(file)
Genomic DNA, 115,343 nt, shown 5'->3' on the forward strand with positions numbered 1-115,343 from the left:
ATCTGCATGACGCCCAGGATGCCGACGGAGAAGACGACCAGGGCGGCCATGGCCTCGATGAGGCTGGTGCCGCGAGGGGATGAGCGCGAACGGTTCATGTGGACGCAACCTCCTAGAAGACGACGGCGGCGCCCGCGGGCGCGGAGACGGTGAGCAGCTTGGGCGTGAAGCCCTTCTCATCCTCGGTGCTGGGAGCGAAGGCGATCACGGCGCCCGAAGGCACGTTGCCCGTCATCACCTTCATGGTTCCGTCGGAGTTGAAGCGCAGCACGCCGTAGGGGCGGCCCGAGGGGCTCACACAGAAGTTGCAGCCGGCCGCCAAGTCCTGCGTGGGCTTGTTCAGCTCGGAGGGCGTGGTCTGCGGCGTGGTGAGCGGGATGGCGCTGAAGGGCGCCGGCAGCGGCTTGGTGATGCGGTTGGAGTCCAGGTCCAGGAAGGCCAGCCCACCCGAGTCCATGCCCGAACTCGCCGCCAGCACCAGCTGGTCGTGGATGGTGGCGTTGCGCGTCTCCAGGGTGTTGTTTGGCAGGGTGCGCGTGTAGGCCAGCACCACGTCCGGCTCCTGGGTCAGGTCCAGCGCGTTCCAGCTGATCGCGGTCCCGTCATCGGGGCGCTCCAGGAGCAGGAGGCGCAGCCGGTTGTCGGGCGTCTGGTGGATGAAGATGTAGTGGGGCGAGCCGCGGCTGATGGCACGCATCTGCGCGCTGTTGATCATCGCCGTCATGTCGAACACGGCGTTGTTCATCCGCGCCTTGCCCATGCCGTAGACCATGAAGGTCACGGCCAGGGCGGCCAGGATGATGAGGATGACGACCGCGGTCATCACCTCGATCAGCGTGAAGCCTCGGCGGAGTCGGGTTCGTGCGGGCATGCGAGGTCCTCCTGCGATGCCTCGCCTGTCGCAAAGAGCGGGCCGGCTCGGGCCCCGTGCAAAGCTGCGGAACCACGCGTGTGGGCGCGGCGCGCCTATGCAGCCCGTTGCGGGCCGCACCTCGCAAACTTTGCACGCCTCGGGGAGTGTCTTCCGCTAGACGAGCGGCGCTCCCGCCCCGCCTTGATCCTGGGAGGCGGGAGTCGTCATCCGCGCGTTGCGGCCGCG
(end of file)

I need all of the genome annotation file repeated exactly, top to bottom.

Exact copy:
Genomic DNA, 115,343 nt, shown 5'->3' on the forward strand with positions numbered 1-115,343 from the left:
ATCTGCATGACGCCCAGGATGCCGACGGAGAAGACGACCAGGGCGGCCATGGCCTCGATGAGGCTGGTGCCGCGAGGGGATGAGCGCGAACGGTTCATGTGGACGCAACCTCCTAGAAGACGACGGCGGCGCCCGCGGGCGCGGAGACGGTGAGCAGCTTGGGCGTGAAGCCCTTCTCATCCTCGGTGCTGGGAGCGAAGGCGATCACGGCGCCCGAAGGCACGTTGCCCGTCATCACCTTCATGGTTCCGTCGGAGTTGAAGCGCAGCACGCCGTAGGGGCGGCCCGAGGGGCTCACACAGAAGTTGCAGCCGGCCGCCAAGTCCTGCGTGGGCTTGTTCAGCTCGGAGGGCGTGGTCTGCGGCGTGGTGAGCGGGATGGCGCTGAAGGGCGCCGGCAGCGGCTTGGTGATGCGGTTGGAGTCCAGGTCCAGGAAGGCCAGCCCACCCGAGTCCATGCCCGAACTCGCCGCCAGCACCAGCTGGTCGTGGATGGTGGCGTTGCGCGTCTCCAGGGTGTTGTTTGGCAGGGTGCGCGTGTAGGCCAGCACCACGTCCGGCTCCTGGGTCAGGTCCAGCGCGTTCCAGCTGATCGCGGTCCCGTCATCGGGGCGCTCCAGGAGCAGGAGGCGCAGCCGGTTGTCGGGCGTCTGGTGGATGAAGATGTAGTGGGGCGAGCCGCGGCTGATGGCACGCATCTGCGCGCTGTTGATCATCGCCGTCATGTCGAACACGGCGTTGTTCATCCGCGCCTTGCCCATGCCGTAGACCATGAAGGTCACGGCCAGGGCGGCCAGGATGATGAGGATGACGACCGCGGTCATCACCTCGATCAGCGTGAAGCCTCGGCGGAGTCGGGTTCGTGCGGGCATGCGAGGTCCTCCTGCGATGCCTCGCCTGTCGCAAAGAGCGGGCCGGCTCGGGCCCCGTGCAAAGCTGCGGAACCACGCGTGTGGGCGCGGCGCGCCTATGCAGCCCGTTGCGGGCCGCACCTCGCAAACTTTGCACGCCTCGGGGAGTGTCTTCCGCTAGACGAGCGGCGCTCCCGCCCCGCCTTGATCCTGGGAGGCGGGAGTCGTCATCCGCGCGTTGCGGCCGCG